DMM Zenith 18 Review
Backpacks intended for multipitch rock climbing need to strike a fine balance between carrying an acceptable quantity of gear and maintaining climbing ability. While no shortage of bullet packs exist, I’ve found many to be poorly designed, flimsy and often not up to the demands of technical climbing. The DMM Zenith may very well solve all of these problems.
Wales-based DMM is known primarily for their hot forging prowess of technical climbing hardgoods, so much so that they have become the go-to manufacturer for many well known products like the Petzl Reverso and much of the Wild Country lineup. While they also manufacture a respectable line of ropes, harnesses and slings, many people in North America (myself included) were unaware they’ve made a line of packs for some time.
Nearly The Perfect Size
At 18L the DMM Zenith comfortably fit everything I need for a day of fair weather multipitch rock climbing. On the approach it stowed my rock shoes, harness, chalkbag, first aid kit, sam splint, two water bottles, rain jacket, bail tat, food and an extra layer with ease. There was not enough space to carry a rack or personal kit so that was carried on a sling over the shoulder and under that pack. The external daisy chain attachments also worked well for hauling a rack but I wasn’t fond of the clanking, although this is just a personal preference. Two loops at the top allowed for a helmet to be attached but I didn’t like the way it flopped around and opted to carry or wear it.
I found that on hot days throwing in the extra water bottle really began to bulk out the contents quickly. It is hydration pack compadible although a bladder is not included.
The DMM Zenith excels while climbing. The unique, rounded profile is taped both top and bottom, allowing for full access to rear gear loops or chalkbag and unencumbered vision looking upwards. The bag sits wider across the back and utilizes a load spreading yoke to prevent interfering with shoulder mobility and remains seated even with arms overhead. The padded back uses a quick-drawing Flow Airmesh material which felt infininetly better in hot weather than a bare nylon backing, to which I’ve become accustomed with bullet packs. The design felt ergonomic and clearly designed with freedom of movement in mind. A low profile waist sits above the harness to prevent shifting and sternum strap helped this further.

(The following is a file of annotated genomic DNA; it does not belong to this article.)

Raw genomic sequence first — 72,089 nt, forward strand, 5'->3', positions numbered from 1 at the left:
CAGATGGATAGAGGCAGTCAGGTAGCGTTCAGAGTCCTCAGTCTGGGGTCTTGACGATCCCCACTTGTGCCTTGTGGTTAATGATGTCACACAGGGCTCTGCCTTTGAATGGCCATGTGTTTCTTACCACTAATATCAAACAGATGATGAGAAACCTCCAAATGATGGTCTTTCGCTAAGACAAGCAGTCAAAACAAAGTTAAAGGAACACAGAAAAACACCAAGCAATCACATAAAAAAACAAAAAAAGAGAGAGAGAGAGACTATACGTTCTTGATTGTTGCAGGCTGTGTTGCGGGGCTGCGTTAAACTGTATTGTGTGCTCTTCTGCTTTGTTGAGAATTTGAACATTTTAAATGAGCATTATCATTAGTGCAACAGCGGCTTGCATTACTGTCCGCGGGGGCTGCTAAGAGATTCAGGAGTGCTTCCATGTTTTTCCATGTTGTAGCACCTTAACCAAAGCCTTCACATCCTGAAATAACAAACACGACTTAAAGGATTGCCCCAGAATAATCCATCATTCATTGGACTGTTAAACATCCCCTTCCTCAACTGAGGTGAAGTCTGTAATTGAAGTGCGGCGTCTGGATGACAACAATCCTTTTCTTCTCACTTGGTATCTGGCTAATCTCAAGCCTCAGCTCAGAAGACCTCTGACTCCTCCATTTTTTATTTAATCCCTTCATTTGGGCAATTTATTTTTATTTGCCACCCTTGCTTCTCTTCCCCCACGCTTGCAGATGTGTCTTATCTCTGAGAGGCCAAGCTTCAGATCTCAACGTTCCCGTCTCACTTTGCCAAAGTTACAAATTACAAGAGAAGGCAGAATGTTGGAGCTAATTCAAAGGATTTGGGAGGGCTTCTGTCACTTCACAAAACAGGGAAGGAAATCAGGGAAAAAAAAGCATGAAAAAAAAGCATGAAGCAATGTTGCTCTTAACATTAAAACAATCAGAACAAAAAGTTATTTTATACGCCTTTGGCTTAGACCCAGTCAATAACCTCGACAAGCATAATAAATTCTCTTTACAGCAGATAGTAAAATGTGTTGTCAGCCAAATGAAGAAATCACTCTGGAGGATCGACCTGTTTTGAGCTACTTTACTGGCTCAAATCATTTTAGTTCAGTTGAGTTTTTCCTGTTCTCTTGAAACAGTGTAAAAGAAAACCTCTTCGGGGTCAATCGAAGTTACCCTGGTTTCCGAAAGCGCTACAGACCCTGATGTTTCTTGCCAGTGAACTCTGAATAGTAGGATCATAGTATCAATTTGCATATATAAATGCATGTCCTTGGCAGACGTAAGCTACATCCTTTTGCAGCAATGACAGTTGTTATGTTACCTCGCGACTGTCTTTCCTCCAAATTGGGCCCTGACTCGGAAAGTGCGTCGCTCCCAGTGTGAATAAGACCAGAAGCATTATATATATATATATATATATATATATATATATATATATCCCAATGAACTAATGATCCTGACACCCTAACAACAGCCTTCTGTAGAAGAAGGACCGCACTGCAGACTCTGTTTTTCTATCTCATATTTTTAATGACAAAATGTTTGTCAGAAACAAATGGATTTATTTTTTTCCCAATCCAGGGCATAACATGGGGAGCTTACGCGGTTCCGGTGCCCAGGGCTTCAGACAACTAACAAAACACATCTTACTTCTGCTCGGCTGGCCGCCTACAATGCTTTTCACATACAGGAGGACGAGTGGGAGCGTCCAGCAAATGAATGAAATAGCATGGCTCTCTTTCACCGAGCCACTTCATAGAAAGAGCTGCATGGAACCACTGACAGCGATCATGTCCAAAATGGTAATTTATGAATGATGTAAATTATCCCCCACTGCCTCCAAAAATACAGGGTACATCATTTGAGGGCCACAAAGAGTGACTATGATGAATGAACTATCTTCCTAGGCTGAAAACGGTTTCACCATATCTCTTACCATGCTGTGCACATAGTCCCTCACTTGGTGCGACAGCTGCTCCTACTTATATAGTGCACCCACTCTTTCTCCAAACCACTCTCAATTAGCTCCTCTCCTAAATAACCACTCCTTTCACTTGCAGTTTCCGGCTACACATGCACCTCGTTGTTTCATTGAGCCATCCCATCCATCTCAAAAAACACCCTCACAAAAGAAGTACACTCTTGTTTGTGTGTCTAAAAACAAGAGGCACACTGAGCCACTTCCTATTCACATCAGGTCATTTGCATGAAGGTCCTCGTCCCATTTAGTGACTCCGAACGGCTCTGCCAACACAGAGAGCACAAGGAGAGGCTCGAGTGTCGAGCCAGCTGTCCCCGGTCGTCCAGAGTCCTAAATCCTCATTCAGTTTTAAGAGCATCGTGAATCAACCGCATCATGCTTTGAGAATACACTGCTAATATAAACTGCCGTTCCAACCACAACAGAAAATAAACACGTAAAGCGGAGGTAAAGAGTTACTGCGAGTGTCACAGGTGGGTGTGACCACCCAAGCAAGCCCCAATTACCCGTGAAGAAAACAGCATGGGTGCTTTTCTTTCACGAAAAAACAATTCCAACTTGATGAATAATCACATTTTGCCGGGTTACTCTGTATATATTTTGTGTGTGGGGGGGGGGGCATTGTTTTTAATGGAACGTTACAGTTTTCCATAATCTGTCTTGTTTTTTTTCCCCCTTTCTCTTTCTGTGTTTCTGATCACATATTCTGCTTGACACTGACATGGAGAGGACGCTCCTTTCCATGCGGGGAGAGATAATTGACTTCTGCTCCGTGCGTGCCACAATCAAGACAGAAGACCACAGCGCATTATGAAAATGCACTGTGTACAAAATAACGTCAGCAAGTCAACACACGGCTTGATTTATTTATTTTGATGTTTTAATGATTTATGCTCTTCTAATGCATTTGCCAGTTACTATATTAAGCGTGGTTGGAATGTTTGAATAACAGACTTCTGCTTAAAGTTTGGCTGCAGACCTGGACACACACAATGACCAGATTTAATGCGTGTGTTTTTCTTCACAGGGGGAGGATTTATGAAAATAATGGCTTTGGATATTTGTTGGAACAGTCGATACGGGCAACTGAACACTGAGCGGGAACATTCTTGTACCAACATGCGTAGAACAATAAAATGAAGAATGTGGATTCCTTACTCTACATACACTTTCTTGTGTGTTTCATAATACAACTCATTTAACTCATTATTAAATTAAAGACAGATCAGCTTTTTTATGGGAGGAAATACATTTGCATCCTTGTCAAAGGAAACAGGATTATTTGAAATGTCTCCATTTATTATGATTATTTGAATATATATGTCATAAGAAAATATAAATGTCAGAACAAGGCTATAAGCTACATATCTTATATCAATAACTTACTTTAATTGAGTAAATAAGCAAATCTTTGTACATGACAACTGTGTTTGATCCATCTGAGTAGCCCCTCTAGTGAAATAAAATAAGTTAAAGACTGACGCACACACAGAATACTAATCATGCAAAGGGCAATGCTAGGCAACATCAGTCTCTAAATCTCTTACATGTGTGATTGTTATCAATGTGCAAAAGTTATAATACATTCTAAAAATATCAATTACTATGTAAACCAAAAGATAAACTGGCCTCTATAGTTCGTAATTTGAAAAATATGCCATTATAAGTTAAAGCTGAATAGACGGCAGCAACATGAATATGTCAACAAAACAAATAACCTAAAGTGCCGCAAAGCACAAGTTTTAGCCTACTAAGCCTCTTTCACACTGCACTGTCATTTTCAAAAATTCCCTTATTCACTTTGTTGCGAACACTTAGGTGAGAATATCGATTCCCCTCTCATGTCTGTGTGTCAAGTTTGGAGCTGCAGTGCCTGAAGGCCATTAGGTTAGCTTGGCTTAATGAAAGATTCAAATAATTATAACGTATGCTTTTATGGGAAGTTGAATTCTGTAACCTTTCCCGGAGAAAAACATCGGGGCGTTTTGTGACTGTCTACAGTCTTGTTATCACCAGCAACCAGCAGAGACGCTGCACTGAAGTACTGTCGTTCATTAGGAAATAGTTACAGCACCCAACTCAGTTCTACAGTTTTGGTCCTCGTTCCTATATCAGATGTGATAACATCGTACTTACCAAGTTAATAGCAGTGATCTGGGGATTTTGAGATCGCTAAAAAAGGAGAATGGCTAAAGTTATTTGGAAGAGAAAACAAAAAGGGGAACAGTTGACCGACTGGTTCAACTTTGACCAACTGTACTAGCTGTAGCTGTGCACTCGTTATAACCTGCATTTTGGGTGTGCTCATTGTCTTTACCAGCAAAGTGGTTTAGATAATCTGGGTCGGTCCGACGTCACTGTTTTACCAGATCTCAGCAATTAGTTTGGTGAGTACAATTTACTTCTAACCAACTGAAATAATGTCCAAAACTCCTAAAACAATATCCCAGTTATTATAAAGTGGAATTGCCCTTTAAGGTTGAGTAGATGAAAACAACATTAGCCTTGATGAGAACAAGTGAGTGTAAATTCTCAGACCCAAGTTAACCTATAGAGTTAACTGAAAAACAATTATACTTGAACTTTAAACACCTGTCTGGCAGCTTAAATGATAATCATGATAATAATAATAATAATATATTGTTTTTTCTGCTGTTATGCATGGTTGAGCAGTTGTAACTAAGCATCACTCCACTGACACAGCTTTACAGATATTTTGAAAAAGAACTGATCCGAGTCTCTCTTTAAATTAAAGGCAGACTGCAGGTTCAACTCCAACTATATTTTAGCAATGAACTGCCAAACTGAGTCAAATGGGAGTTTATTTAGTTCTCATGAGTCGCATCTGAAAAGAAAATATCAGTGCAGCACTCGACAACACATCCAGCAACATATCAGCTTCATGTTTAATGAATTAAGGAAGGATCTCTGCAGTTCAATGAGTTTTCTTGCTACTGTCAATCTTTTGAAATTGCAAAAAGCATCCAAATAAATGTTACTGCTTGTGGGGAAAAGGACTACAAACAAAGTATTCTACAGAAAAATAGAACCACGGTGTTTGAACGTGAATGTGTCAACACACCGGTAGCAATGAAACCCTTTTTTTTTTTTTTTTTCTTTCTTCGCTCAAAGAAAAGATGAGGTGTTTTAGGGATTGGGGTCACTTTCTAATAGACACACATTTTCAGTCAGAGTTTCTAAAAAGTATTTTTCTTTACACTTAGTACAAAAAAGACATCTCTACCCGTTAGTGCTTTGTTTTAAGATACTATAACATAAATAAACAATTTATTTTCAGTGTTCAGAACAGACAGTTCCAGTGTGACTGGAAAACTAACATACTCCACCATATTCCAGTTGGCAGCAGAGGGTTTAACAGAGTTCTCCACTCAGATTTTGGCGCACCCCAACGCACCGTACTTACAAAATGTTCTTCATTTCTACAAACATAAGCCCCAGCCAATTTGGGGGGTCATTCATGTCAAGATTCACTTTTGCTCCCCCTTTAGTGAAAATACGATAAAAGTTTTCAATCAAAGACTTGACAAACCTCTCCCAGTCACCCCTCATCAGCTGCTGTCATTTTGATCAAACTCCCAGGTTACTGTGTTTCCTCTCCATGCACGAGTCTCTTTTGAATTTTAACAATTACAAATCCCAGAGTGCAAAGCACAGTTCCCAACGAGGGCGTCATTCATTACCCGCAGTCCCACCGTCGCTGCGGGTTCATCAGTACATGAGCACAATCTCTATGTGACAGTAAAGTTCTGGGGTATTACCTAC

The smooth profile resisted snagging in chimneys or tight constrictions while climbing or stepping down off ledges on descent. The fabric appears to be very durable and after fifteen pitches of sharp limestone chimneys the pack is showing only minimal wear. My main complain regarding chimney climbing is the positioning of the valuables pocket. Sitting just inside the bucket on the outside edge, the valuables pocket is really the only place to store a phone. This means that on chimney pitches I was literally sandwiching my phone between a rock and a hard place and found myself frequently alternating between the pocket and carrying it on my person.
Accessing The Contents
The inner contents are accessed by a single bucket-style, top loading pocket with a U-shaped zipper. This means when clipped to a belay station via the reinforced haul loop one doesn’t have to worry about spilling the contents. Inside a single gear loop above the hydration sleeve gave another location to organize important but rarely used gear, I’ve started leaving my improvised rope rescue kit here so it doesn’t migrate to the depths of the bag. I’ve also used this to clip a few items for further piece of mind when digging for an item. While probably not neccesary, I found it handy and no longer worried about my puffy jacket or belay gloves taking a tumble while I searched for a snack.